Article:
Androgens disrupt adrenal function at multiple points such as 11b eta hydroxylase inhbiition, direct antagonism of glucocortiocid receptors, reduction in transcortin levels and direct competition for hormone response elements. You are correct, lower cortisol levels and decreased cortisol singalling are two potent mechanisms through which a lot of androgens elicit anticatabolic effects. However, the body compensates by either producing more cortisol or more glucocorticoid receptors, etc to overcome these effects. Most steroids have one if not all of these effects on cortisol signalling.
12-19-2009, 04:00 PM
Quite possibly you have mentioned in your earlier writings what to do about the severe reduction in muscle growth after a few weeks of steroid use (just so the message board henchmen do not jump on me; it can be a few weeks with something like superdrol, but three months or more with injectable Test E...), but for the record, can you share your opinion on the following:
1) what do you suggest one should do when he finds that his response to steroids has already severely diminished during the cycle? (other than keep increasing the dosages until you are taking enough steroids to supply an army)
2) Are there anythings that can be done during or before the cycle to delay the reduction in dose-response relationship to steroids (other than using the lowest dose that will elicit the desired response)
3) Finally, some people (they are in the minority but do exist) report extraordinary fatigue with superdrol/pheraplex to the extent where they wish to stay in bed all day long. If this is primarily due to cortisol reduction (or reduction of the existing cortisol's binding ability to receptors) -and I have been asking for literally years what else could be going on, with no one ever being able to produce a good answer- can it be dangerous? Would this potentially reach clinically significant "adrenal exhaustion" levels?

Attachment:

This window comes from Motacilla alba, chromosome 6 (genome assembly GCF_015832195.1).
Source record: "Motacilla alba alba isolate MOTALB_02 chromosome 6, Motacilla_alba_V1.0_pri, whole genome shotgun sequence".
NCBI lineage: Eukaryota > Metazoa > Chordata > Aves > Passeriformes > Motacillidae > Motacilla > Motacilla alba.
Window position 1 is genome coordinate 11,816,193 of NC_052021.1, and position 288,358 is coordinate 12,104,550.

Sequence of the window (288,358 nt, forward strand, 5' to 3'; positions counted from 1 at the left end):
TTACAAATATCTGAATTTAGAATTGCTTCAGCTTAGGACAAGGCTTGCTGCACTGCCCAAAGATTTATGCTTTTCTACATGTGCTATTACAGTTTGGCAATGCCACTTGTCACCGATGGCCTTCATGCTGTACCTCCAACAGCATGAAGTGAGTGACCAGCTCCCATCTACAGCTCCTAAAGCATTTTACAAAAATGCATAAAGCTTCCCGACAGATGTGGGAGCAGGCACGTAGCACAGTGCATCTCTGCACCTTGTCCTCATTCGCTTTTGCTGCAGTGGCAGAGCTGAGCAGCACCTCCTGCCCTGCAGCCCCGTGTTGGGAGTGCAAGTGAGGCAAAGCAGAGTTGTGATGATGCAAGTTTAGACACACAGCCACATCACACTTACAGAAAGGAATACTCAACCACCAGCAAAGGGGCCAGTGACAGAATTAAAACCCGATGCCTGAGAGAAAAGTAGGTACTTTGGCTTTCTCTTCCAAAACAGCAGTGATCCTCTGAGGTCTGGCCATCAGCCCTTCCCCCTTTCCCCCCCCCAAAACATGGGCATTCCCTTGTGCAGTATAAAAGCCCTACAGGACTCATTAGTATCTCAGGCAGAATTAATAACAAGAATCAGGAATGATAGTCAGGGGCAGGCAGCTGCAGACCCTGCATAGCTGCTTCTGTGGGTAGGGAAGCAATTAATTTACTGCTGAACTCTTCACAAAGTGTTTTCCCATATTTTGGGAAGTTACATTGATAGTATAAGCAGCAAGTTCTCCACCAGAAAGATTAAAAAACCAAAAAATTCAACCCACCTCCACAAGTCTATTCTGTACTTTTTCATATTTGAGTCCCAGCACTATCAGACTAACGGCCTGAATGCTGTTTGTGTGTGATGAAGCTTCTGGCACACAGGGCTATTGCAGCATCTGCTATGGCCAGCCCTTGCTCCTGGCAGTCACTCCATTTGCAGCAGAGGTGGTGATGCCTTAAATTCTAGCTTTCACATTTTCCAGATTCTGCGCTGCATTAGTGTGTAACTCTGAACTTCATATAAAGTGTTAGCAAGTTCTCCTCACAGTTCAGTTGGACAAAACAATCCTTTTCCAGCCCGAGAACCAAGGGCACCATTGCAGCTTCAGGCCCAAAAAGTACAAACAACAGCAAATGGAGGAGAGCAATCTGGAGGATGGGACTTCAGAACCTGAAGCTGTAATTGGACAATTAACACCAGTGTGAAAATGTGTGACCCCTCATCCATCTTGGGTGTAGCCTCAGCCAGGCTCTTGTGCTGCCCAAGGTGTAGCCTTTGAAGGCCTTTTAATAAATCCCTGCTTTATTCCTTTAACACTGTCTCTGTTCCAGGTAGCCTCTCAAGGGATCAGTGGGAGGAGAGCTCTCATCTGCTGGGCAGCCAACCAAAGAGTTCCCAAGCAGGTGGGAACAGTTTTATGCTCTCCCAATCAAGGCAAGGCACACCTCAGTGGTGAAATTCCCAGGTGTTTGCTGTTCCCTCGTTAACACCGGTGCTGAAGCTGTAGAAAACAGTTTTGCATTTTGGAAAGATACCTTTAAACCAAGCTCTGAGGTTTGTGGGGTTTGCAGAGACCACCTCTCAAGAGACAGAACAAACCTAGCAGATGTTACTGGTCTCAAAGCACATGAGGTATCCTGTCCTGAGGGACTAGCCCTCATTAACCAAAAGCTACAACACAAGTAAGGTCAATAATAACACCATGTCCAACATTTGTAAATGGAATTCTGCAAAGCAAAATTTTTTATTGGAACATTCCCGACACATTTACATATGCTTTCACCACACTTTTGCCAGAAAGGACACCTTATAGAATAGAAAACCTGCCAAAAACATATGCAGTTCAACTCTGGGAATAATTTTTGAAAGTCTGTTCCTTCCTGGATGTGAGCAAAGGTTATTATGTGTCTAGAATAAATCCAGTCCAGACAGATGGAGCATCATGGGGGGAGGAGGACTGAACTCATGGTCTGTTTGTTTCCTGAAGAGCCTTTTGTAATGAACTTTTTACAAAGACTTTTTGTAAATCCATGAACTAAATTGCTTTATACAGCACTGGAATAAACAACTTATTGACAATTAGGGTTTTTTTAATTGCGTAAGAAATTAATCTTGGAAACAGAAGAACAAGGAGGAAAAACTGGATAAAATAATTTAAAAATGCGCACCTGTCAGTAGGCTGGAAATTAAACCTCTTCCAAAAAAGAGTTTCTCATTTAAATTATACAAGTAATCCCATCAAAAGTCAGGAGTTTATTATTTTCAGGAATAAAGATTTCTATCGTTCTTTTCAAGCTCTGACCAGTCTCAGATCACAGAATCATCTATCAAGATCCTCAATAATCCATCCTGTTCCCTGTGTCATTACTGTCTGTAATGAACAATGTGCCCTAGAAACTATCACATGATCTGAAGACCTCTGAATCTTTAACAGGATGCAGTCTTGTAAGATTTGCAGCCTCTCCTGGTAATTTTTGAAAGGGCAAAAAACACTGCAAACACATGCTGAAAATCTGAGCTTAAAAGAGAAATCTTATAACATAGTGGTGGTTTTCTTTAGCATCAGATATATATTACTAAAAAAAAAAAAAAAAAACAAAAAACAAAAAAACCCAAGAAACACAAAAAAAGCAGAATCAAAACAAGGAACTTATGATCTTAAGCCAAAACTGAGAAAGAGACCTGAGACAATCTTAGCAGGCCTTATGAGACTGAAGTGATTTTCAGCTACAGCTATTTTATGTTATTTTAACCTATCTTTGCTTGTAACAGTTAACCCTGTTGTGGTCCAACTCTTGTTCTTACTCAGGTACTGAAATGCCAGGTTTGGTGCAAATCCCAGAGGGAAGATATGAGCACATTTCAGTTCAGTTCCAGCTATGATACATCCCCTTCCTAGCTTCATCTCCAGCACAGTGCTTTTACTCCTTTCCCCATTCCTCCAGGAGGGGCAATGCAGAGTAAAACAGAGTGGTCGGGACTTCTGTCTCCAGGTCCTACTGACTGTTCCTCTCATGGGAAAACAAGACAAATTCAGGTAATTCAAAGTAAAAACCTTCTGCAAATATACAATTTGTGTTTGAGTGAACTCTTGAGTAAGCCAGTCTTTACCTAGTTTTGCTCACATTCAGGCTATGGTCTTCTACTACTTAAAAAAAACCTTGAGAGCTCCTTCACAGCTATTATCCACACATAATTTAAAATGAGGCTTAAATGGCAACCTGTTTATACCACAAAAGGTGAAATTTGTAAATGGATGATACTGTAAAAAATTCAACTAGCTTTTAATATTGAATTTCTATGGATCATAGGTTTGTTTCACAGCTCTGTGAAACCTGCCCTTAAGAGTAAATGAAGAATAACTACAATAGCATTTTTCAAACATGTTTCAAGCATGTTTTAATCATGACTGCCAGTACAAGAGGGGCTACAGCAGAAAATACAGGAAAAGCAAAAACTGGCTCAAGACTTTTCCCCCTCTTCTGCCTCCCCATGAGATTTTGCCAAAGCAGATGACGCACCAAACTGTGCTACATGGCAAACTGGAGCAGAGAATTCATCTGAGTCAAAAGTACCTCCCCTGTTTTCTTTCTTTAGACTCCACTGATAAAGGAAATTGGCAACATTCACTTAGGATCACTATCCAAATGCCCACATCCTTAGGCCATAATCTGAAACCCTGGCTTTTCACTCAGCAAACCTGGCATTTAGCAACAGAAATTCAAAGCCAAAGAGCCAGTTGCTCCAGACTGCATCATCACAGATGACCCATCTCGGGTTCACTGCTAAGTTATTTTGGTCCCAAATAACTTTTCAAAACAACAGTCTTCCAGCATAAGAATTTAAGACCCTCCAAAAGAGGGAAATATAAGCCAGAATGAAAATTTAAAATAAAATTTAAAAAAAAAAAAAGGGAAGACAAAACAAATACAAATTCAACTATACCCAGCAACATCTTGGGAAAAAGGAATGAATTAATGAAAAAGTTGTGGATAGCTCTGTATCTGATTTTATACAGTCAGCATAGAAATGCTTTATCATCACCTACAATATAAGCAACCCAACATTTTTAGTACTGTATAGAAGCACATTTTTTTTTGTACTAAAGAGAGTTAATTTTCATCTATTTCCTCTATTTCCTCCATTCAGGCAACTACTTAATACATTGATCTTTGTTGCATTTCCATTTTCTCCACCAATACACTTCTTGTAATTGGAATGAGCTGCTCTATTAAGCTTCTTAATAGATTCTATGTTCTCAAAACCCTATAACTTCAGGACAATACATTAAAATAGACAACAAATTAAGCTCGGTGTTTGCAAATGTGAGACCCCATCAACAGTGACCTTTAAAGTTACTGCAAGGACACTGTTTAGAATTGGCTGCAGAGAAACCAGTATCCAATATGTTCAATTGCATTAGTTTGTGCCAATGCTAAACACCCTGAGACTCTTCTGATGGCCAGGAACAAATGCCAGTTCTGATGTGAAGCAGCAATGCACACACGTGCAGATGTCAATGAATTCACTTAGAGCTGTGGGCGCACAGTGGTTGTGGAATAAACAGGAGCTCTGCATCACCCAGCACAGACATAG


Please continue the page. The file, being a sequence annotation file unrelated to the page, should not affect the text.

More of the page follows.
Thank you very much Sir and my apologies for asking questions that may already have been covered in your book. I will buy it very soon but will need to get ovwer this difficult holiday season -financially- first.
12-19-2009, 07:07 PM
Damn, almost forgot to ask one of the most important questions I had about cortisol; this is critical -perhaps not to many people here but for me it is for reasons I can explain later.
As far as I know, acidosis increases testosterone production. I am talking about a whole body acidosis where you are constantly doing high rep squats for example (and I am aware that I am already slaughtering terms and science, as the blood PH cannot fluctuate much under any conditions whatsoever; so instead of a serious change in blood ph, which is impossible, I am referring to an increase in urinary PH as well as a situation where the body is trying to balance the acids with the production of carbonate and other mechanisms to actually keep blood ph stable).
Can you please explain through what mechanism acidosis increases testosterone production and whether acidosis, through a similar mechanism, can also increase cortisol production.
There was some published research that concluded drinking the juice of 2 lemons a day reduced belly fat by the way. I tried looking but could not find it right now, however I am wondering if the mechanism is as follows: lemon consumption counters acidosis by alkalizing urine (and maybe to a very small extent the blood) and this leads to lower cortisol production, and thus to less belly fat.
12-19-2009, 07:57 PM
12-19-2009, 09:56 PM
12-19-2009, 10:02 PM
2) Can't think of anything off the top of my head.
3) I don't really know for certain what the causes the fatigue. There is always the potential, with an untested drug like superdrol, for there to be serious side effects in a subset of users.
12-19-2009, 10:13 PM
tums (calcium carbonate)
baking soda (sodium bicarbonate)
and did have success with them to varying degrees